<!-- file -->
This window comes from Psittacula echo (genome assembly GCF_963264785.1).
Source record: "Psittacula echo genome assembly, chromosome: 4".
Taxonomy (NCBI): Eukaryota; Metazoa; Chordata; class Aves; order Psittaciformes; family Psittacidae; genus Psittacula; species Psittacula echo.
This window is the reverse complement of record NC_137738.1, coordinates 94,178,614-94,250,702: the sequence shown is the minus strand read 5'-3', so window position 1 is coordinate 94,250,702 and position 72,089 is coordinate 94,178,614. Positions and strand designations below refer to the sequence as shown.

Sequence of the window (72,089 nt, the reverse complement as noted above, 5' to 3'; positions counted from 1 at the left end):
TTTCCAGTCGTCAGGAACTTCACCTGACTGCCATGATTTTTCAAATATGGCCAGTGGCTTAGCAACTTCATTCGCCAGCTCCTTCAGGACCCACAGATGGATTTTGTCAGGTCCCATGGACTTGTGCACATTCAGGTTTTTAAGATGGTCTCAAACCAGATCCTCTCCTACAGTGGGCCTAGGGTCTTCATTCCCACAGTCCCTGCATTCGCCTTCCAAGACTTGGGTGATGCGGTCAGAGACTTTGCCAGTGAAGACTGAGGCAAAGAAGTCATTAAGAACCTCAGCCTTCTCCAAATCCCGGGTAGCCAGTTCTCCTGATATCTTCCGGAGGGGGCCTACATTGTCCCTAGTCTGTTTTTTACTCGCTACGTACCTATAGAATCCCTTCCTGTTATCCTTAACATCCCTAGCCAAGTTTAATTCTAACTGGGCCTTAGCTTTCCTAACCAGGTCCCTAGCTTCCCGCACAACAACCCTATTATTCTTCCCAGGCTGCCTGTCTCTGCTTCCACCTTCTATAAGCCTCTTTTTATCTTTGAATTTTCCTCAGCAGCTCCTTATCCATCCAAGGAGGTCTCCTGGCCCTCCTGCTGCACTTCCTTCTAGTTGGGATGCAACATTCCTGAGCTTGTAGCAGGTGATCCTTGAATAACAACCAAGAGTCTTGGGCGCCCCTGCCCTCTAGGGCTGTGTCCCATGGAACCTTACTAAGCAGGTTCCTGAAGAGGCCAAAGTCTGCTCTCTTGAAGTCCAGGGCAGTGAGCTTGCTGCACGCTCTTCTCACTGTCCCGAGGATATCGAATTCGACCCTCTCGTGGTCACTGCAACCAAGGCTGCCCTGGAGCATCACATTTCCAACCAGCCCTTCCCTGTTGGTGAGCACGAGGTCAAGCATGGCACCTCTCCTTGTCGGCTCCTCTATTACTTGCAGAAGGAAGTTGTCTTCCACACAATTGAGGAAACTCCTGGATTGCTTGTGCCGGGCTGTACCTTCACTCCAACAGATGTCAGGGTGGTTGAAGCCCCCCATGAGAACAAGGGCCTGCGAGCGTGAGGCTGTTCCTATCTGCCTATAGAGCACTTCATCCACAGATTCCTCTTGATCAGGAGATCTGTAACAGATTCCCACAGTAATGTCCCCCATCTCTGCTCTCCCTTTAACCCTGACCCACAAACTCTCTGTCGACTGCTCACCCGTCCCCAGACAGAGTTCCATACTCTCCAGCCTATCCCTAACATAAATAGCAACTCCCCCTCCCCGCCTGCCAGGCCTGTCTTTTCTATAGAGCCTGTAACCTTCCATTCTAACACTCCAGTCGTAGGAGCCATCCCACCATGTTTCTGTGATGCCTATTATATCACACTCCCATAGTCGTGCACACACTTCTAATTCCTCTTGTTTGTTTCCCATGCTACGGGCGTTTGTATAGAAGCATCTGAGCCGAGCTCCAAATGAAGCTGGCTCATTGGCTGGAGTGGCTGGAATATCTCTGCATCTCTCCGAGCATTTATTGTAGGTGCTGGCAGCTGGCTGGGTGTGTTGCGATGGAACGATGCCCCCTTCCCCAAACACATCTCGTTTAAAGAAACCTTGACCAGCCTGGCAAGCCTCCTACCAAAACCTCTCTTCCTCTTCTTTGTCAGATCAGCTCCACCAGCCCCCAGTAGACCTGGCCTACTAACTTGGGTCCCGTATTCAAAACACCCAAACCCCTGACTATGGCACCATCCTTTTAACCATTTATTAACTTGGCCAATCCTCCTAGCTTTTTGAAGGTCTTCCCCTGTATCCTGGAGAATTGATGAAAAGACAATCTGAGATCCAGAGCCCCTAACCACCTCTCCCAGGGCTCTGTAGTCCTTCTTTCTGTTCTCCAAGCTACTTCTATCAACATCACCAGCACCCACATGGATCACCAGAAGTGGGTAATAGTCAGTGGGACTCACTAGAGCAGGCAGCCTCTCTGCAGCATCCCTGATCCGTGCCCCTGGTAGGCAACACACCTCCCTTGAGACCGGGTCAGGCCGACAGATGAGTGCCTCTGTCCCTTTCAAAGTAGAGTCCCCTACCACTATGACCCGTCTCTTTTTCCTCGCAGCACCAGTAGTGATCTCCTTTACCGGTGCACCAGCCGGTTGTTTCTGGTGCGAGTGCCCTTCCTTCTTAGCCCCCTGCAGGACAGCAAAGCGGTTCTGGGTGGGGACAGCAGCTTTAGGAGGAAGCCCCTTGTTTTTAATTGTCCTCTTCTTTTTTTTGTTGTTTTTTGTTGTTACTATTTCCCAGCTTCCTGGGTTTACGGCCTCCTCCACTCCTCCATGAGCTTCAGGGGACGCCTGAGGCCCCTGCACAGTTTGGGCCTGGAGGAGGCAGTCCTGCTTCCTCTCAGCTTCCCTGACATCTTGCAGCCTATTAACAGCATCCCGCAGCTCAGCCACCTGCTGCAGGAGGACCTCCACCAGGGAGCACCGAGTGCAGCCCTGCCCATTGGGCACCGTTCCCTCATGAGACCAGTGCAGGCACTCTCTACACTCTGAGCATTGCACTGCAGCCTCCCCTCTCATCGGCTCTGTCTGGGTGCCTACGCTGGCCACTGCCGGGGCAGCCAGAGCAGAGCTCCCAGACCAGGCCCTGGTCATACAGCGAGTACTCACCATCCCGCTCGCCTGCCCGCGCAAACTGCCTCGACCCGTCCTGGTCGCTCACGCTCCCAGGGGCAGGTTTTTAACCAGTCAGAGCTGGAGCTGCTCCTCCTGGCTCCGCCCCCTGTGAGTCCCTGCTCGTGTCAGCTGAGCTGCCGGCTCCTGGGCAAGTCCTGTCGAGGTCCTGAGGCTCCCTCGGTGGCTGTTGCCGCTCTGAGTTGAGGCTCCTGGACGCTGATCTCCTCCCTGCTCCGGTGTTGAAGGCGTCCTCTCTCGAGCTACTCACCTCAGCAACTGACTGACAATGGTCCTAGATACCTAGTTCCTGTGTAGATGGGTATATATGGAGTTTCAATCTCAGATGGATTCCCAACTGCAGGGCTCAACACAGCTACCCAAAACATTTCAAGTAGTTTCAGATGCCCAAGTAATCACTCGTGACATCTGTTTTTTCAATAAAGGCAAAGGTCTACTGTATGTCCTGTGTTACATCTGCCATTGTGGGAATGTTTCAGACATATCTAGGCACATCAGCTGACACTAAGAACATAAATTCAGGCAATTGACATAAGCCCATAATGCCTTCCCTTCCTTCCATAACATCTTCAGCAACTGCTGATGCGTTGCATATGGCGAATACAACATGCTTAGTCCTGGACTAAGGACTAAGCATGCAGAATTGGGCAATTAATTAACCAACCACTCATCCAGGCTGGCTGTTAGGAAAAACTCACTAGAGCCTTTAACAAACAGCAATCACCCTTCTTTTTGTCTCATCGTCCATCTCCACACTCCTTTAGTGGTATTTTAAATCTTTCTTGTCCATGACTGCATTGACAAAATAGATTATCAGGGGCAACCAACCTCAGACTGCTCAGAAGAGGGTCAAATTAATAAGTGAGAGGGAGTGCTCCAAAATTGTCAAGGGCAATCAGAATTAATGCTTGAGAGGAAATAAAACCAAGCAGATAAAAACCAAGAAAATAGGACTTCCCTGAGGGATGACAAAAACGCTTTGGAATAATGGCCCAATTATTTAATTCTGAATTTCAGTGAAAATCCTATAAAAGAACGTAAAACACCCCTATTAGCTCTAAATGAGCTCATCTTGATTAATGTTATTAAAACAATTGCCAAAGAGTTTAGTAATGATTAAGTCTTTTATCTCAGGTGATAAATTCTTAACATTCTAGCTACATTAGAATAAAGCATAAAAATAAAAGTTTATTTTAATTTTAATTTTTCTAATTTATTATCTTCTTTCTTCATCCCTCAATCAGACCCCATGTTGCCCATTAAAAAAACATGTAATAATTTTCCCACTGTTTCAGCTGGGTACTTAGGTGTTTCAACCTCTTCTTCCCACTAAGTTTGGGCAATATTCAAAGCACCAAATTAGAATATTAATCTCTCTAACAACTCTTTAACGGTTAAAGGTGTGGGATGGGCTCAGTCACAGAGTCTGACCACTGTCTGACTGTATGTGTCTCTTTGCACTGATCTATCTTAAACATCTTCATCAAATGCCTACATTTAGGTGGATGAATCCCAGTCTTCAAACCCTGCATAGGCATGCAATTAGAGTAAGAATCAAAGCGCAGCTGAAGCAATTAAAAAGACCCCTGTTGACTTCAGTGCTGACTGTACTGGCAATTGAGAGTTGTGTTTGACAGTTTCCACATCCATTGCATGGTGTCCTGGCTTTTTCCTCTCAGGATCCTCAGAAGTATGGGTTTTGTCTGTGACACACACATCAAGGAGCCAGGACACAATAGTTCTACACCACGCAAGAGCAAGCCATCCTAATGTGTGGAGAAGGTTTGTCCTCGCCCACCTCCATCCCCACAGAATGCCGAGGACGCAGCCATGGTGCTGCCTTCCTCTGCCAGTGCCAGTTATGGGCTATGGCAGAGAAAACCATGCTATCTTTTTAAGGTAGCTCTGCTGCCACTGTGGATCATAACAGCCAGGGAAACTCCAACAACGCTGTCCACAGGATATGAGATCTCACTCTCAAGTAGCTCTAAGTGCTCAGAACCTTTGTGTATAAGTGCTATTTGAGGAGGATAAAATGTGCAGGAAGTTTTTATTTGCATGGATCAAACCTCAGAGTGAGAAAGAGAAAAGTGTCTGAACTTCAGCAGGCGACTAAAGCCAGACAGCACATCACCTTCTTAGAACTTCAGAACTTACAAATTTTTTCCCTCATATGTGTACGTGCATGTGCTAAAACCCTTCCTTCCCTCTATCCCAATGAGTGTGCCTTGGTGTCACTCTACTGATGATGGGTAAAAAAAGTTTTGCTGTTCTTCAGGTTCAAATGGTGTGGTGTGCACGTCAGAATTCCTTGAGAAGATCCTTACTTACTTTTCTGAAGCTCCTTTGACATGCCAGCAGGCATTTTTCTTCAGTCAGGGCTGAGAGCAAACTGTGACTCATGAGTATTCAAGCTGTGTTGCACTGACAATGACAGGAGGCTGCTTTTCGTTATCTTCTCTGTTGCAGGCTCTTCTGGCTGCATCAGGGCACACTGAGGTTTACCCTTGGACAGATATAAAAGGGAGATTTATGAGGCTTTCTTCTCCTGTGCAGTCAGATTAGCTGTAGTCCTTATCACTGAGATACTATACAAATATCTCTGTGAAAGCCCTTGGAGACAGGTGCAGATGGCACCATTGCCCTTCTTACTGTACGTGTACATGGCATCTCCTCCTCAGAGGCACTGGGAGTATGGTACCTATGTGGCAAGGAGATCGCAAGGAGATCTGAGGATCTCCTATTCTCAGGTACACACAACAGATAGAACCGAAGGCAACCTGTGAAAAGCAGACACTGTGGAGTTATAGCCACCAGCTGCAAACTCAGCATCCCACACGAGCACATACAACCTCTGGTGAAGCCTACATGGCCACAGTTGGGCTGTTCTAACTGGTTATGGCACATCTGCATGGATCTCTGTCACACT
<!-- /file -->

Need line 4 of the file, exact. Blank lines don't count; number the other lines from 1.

This window is the reverse complement of record NC_137738.1, coordinates 94,178,614-94,250,702: the sequence shown is the minus strand read 5'-3', so window position 1 is coordinate 94,250,702 and position 72,089 is coordinate 94,178,614. Positions and strand designations below refer to the sequence as shown.